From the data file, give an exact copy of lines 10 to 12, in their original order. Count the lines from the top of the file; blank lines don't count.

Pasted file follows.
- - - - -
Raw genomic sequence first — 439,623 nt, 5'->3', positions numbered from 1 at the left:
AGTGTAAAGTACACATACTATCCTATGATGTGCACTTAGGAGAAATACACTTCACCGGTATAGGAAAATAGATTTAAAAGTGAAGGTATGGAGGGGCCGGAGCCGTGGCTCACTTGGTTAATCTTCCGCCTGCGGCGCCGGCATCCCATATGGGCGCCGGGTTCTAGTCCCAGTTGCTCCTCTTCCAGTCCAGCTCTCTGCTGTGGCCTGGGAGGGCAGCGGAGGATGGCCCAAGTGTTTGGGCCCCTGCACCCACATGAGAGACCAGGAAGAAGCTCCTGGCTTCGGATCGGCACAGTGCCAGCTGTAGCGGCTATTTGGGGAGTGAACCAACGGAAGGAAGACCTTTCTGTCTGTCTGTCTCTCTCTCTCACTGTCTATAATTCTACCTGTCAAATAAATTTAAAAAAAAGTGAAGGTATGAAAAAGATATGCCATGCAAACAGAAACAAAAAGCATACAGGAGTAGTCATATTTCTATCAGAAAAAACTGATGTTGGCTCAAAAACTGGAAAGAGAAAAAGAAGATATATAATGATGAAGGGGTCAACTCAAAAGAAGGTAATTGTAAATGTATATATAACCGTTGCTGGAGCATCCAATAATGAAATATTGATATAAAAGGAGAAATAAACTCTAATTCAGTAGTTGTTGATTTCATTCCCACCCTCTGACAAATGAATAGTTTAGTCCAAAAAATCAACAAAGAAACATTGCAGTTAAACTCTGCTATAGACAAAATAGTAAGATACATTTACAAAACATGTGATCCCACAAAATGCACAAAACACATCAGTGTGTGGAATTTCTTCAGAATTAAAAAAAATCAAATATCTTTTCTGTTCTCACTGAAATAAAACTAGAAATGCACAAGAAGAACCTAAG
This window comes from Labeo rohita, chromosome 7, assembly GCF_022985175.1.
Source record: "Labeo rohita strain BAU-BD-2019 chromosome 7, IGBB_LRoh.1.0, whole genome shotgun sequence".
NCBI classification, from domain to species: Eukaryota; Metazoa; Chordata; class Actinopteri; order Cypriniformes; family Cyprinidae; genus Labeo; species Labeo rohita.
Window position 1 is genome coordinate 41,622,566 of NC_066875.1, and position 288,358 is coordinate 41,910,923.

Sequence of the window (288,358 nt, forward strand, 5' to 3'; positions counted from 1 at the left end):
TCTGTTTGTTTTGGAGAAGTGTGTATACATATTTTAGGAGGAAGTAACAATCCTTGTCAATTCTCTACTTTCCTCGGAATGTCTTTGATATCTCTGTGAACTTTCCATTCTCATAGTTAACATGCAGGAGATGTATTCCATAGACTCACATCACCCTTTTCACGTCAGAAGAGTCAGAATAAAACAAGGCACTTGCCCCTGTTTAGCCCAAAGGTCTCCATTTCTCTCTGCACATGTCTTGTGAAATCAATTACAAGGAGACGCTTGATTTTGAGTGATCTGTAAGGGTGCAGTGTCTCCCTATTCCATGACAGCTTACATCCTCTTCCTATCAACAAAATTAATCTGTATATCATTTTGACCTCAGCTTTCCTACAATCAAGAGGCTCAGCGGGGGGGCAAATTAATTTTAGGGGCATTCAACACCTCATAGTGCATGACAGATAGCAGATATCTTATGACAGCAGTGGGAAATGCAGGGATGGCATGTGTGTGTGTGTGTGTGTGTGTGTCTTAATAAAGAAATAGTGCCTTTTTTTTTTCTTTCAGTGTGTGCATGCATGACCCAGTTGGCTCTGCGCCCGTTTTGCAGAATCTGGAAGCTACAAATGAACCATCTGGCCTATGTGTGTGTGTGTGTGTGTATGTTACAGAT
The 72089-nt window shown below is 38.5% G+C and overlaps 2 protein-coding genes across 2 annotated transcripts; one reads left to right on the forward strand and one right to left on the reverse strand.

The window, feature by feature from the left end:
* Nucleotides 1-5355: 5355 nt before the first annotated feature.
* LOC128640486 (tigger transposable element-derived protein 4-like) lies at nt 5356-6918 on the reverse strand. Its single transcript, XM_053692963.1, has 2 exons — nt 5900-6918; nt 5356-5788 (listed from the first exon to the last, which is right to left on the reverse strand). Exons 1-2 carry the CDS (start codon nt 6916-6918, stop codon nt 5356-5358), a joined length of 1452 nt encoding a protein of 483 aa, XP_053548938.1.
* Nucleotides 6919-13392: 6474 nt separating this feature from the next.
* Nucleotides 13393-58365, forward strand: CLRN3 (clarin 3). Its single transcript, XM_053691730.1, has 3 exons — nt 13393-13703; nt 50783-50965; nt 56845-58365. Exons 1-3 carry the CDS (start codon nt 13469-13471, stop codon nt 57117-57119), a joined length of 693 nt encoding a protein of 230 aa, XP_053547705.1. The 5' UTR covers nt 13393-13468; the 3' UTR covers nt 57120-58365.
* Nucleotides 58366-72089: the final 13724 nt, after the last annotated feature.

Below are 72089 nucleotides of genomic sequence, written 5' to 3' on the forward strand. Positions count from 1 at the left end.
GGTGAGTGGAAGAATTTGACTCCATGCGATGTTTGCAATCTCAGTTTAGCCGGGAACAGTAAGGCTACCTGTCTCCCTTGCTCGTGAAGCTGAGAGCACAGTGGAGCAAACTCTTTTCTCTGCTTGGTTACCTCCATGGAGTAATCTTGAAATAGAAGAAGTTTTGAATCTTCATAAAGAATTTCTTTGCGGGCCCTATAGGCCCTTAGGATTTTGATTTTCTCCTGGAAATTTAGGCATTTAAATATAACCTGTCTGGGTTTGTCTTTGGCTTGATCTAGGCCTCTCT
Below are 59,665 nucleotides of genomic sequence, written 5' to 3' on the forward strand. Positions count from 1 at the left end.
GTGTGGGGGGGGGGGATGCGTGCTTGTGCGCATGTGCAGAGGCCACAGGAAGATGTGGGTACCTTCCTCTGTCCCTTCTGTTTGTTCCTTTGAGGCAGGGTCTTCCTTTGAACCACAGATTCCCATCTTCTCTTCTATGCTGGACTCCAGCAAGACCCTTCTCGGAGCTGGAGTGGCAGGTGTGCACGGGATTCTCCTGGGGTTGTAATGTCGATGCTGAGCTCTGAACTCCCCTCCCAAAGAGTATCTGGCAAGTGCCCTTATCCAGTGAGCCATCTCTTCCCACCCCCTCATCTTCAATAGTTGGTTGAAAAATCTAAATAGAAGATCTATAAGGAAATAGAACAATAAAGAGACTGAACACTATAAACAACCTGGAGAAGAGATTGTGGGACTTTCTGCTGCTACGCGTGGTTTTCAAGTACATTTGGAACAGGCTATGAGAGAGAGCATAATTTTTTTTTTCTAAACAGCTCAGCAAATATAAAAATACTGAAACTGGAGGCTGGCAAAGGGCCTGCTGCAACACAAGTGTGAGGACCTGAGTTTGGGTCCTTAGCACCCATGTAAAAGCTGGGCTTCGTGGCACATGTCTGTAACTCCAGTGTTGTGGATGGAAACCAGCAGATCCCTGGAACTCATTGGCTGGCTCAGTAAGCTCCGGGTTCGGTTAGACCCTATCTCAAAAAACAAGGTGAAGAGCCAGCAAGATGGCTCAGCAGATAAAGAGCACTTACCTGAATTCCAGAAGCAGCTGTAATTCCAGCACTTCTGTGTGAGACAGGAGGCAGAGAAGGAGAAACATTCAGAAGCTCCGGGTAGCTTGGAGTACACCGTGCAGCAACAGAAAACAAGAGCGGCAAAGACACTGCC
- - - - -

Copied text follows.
The window, feature by feature from the left end:
* Nucleotides 1-5355: 5355 nt before the first annotated feature.
* LOC128640486 (tigger transposable element-derived protein 4-like) lies at nt 5356-6918 on the reverse strand. Its single transcript, XM_053692963.1, has 2 exons — nt 5900-6918; nt 5356-5788 (listed from the first exon to the last, which is right to left on the reverse strand). Exons 1-2 carry the CDS (start codon nt 6916-6918, stop codon nt 5356-5358), a joined length of 1452 nt encoding a protein of 483 aa, XP_053548938.1.